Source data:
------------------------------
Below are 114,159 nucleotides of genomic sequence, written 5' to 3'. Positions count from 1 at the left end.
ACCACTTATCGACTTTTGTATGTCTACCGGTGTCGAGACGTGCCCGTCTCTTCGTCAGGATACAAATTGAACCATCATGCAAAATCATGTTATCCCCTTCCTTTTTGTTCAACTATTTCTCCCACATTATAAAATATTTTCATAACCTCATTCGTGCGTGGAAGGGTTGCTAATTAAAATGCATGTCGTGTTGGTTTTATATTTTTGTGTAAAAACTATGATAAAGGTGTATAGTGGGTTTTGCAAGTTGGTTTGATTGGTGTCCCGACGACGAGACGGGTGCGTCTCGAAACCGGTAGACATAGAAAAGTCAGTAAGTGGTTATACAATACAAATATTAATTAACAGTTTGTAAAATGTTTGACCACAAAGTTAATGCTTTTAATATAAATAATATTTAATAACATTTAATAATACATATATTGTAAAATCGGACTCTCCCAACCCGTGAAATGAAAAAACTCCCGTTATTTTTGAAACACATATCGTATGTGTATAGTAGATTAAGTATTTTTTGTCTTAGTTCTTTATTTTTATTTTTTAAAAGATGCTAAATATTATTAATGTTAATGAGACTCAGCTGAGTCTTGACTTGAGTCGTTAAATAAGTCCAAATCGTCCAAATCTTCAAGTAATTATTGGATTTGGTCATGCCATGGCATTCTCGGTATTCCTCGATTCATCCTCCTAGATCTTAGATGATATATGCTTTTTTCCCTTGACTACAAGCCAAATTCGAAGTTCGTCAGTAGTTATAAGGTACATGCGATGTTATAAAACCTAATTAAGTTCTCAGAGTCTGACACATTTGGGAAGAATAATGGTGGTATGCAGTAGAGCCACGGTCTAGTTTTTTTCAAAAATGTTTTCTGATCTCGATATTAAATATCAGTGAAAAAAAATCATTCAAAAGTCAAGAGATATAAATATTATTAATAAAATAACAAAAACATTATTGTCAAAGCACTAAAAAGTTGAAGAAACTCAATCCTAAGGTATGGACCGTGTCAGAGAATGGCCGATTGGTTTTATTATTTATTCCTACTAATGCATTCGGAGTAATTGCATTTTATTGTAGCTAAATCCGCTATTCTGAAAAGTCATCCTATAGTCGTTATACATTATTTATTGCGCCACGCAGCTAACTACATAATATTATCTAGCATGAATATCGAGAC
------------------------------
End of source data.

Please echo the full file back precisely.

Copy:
Below are 114,159 nucleotides of genomic sequence, written 5' to 3'. Positions count from 1 at the left end.
ACCACTTATCGACTTTTGTATGTCTACCGGTGTCGAGACGTGCCCGTCTCTTCGTCAGGATACAAATTGAACCATCATGCAAAATCATGTTATCCCCTTCCTTTTTGTTCAACTATTTCTCCCACATTATAAAATATTTTCATAACCTCATTCGTGCGTGGAAGGGTTGCTAATTAAAATGCATGTCGTGTTGGTTTTATATTTTTGTGTAAAAACTATGATAAAGGTGTATAGTGGGTTTTGCAAGTTGGTTTGATTGGTGTCCCGACGACGAGACGGGTGCGTCTCGAAACCGGTAGACATAGAAAAGTCAGTAAGTGGTTATACAATACAAATATTAATTAACAGTTTGTAAAATGTTTGACCACAAAGTTAATGCTTTTAATATAAATAATATTTAATAACATTTAATAATACATATATTGTAAAATCGGACTCTCCCAACCCGTGAAATGAAAAAACTCCCGTTATTTTTGAAACACATATCGTATGTGTATAGTAGATTAAGTATTTTTTGTCTTAGTTCTTTATTTTTATTTTTTAAAAGATGCTAAATATTATTAATGTTAATGAGACTCAGCTGAGTCTTGACTTGAGTCGTTAAATAAGTCCAAATCGTCCAAATCTTCAAGTAATTATTGGATTTGGTCATGCCATGGCATTCTCGGTATTCCTCGATTCATCCTCCTAGATCTTAGATGATATATGCTTTTTTCCCTTGACTACAAGCCAAATTCGAAGTTCGTCAGTAGTTATAAGGTACATGCGATGTTATAAAACCTAATTAAGTTCTCAGAGTCTGACACATTTGGGAAGAATAATGGTGGTATGCAGTAGAGCCACGGTCTAGTTTTTTTCAAAAATGTTTTCTGATCTCGATATTAAATATCAGTGAAAAAAAATCATTCAAAAGTCAAGAGATATAAATATTATTAATAAAATAACAAAAACATTATTGTCAAAGCACTAAAAAGTTGAAGAAACTCAATCCTAAGGTATGGACCGTGTCAGAGAATGGCCGATTGGTTTTATTATTTATTCCTACTAATGCATTCGGAGTAATTGCATTTTATTGTAGCTAAATCCGCTATTCTGAAAAGTCATCCTATAGTCGTTATACATTATTTATTGCGCCACGCAGCTAACTACATAATATTATCTAGCATGAATATCGAGAC